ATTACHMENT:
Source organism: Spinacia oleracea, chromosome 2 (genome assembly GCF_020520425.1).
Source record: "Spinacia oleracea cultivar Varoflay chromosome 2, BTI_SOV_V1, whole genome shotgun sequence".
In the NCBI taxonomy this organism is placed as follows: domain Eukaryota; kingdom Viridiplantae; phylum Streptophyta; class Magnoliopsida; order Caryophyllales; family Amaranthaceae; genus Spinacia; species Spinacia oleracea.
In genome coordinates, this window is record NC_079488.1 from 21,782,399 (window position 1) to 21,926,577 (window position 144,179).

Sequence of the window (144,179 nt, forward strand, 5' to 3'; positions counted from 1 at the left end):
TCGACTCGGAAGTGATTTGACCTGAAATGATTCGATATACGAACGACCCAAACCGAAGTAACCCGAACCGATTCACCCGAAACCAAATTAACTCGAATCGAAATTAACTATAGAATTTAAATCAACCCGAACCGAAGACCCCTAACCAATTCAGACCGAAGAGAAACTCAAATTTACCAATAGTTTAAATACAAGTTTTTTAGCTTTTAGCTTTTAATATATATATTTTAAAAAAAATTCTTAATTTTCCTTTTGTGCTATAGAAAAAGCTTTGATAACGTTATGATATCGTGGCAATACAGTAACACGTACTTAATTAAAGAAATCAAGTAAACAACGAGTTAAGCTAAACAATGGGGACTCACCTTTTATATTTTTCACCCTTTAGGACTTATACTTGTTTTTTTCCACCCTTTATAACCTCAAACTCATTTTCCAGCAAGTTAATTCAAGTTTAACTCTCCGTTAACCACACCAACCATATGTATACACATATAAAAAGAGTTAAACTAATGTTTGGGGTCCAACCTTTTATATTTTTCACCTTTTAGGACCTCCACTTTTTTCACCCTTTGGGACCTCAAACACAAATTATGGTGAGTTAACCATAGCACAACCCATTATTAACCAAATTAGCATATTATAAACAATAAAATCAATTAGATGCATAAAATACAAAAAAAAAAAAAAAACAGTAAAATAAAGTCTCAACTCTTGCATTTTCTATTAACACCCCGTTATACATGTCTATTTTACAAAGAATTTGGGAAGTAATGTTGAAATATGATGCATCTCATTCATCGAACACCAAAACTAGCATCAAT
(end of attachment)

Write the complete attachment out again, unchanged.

Source organism: Spinacia oleracea, chromosome 2 (genome assembly GCF_020520425.1).
Source record: "Spinacia oleracea cultivar Varoflay chromosome 2, BTI_SOV_V1, whole genome shotgun sequence".
In the NCBI taxonomy this organism is placed as follows: domain Eukaryota; kingdom Viridiplantae; phylum Streptophyta; class Magnoliopsida; order Caryophyllales; family Amaranthaceae; genus Spinacia; species Spinacia oleracea.
In genome coordinates, this window is record NC_079488.1 from 21,782,399 (window position 1) to 21,926,577 (window position 144,179).

Sequence of the window (144,179 nt, forward strand, 5' to 3'; positions counted from 1 at the left end):
TCGACTCGGAAGTGATTTGACCTGAAATGATTCGATATACGAACGACCCAAACCGAAGTAACCCGAACCGATTCACCCGAAACCAAATTAACTCGAATCGAAATTAACTATAGAATTTAAATCAACCCGAACCGAAGACCCCTAACCAATTCAGACCGAAGAGAAACTCAAATTTACCAATAGTTTAAATACAAGTTTTTTAGCTTTTAGCTTTTAATATATATATTTTAAAAAAAATTCTTAATTTTCCTTTTGTGCTATAGAAAAAGCTTTGATAACGTTATGATATCGTGGCAATACAGTAACACGTACTTAATTAAAGAAATCAAGTAAACAACGAGTTAAGCTAAACAATGGGGACTCACCTTTTATATTTTTCACCCTTTAGGACTTATACTTGTTTTTTTCCACCCTTTATAACCTCAAACTCATTTTCCAGCAAGTTAATTCAAGTTTAACTCTCCGTTAACCACACCAACCATATGTATACACATATAAAAAGAGTTAAACTAATGTTTGGGGTCCAACCTTTTATATTTTTCACCTTTTAGGACCTCCACTTTTTTCACCCTTTGGGACCTCAAACACAAATTATGGTGAGTTAACCATAGCACAACCCATTATTAACCAAATTAGCATATTATAAACAATAAAATCAATTAGATGCATAAAATACAAAAAAAAAAAAAAAACAGTAAAATAAAGTCTCAACTCTTGCATTTTCTATTAACACCCCGTTATACATGTCTATTTTACAAAGAATTTGGGAAGTAATGTTGAAATATGATGCATCTCATTCATCGAACACCAAAACTAGCATCAAT